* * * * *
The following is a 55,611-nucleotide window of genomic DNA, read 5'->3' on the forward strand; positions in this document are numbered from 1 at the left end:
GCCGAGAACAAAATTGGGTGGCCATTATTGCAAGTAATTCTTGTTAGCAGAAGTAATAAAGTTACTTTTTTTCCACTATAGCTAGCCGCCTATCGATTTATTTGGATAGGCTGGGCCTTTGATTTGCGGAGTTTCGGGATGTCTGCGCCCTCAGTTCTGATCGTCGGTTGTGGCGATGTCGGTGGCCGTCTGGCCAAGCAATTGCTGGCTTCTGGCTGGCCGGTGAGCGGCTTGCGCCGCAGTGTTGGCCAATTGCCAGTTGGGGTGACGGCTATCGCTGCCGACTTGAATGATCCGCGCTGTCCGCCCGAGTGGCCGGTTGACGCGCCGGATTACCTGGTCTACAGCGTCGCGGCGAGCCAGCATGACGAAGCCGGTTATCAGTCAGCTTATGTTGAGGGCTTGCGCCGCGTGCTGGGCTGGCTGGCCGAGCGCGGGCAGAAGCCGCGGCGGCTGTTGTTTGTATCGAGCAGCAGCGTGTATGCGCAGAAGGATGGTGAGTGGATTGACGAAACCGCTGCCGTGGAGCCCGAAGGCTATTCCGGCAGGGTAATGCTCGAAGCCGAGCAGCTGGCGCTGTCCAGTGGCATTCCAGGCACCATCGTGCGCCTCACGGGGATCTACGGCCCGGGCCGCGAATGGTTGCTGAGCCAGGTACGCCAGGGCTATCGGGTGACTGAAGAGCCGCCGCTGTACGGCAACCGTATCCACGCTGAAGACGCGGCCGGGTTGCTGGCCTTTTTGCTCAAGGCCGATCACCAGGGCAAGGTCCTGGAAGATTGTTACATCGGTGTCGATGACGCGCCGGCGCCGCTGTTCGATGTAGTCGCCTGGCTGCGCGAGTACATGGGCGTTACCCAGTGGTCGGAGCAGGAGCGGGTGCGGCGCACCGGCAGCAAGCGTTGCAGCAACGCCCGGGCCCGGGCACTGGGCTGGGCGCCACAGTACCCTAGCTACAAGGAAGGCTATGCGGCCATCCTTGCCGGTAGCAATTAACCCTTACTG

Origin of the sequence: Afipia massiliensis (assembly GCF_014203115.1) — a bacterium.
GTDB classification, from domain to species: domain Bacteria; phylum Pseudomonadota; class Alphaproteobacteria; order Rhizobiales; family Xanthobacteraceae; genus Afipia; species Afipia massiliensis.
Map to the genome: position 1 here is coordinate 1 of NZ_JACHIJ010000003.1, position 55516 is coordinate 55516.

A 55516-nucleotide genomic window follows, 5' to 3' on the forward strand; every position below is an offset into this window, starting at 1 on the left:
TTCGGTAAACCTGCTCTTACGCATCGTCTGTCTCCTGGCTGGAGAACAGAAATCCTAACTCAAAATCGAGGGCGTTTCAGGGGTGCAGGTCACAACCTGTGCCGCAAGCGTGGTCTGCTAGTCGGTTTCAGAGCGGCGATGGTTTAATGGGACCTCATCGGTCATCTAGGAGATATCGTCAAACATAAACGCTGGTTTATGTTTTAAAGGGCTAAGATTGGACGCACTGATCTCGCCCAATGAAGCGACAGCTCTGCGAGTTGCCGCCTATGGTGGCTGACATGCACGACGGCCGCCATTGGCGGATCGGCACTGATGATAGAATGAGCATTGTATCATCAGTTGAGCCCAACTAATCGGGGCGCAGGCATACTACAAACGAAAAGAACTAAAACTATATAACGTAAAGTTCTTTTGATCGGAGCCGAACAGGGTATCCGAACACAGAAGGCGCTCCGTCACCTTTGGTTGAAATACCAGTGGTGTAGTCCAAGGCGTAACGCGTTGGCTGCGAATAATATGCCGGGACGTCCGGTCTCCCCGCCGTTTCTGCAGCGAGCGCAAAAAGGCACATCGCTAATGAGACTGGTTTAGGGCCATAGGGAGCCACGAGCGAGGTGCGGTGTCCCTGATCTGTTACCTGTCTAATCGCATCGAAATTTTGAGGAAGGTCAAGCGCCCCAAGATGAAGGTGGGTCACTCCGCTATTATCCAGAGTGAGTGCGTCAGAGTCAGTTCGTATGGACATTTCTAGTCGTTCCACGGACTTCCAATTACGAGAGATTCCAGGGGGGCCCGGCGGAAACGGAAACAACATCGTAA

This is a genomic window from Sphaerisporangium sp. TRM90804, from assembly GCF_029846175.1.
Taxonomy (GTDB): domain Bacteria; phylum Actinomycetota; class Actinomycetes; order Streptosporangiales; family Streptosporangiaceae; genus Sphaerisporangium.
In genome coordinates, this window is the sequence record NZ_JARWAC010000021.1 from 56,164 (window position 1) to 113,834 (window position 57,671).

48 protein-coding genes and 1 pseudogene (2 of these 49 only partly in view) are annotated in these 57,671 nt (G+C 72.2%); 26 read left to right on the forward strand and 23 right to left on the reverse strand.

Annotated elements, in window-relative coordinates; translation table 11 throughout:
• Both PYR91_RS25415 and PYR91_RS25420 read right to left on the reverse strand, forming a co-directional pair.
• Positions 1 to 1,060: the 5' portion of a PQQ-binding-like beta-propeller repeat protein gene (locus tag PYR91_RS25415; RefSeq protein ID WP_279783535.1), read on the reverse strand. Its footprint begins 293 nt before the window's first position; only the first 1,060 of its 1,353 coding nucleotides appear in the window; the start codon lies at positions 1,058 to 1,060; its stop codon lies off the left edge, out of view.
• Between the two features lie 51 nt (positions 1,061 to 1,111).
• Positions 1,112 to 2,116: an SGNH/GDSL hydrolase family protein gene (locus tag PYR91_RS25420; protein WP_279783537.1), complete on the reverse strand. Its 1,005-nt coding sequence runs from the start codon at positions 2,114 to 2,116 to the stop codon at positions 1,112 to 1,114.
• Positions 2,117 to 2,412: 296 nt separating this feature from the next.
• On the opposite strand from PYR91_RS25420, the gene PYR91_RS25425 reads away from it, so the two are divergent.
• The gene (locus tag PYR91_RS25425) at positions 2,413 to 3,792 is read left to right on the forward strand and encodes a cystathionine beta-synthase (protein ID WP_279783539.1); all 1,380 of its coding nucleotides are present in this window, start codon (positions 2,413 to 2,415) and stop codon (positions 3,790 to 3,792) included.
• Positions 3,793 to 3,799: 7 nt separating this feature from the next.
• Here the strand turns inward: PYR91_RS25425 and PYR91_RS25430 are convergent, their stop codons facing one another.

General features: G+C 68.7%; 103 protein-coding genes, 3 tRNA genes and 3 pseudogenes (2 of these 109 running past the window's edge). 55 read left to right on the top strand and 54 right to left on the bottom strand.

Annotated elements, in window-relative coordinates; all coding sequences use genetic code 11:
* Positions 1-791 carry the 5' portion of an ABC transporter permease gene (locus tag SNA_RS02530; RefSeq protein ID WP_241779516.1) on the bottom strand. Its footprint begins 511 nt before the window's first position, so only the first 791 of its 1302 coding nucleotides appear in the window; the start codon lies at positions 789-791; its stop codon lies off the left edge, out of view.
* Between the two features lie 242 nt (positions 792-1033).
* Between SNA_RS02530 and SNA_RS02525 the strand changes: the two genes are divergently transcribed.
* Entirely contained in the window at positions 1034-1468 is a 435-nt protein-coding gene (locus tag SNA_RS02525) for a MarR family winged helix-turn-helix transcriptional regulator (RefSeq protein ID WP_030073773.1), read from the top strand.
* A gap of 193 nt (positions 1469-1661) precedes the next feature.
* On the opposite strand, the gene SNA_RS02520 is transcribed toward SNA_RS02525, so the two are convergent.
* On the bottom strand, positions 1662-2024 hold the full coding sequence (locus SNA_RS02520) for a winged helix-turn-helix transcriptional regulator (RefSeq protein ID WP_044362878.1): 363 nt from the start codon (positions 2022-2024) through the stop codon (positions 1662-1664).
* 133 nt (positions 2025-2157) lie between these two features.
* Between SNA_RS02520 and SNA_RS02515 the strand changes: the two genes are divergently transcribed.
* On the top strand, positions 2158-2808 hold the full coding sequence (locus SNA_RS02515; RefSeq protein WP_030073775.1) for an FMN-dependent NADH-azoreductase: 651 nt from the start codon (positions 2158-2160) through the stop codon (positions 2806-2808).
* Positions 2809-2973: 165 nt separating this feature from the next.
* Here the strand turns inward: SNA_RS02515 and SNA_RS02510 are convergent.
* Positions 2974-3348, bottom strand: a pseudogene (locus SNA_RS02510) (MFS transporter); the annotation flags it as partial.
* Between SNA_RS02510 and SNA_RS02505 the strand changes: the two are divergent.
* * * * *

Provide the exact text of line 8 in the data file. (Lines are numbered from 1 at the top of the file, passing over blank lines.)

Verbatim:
This is a genomic window from Sphaerisporangium sp. TRM90804, from assembly GCF_029846175.1.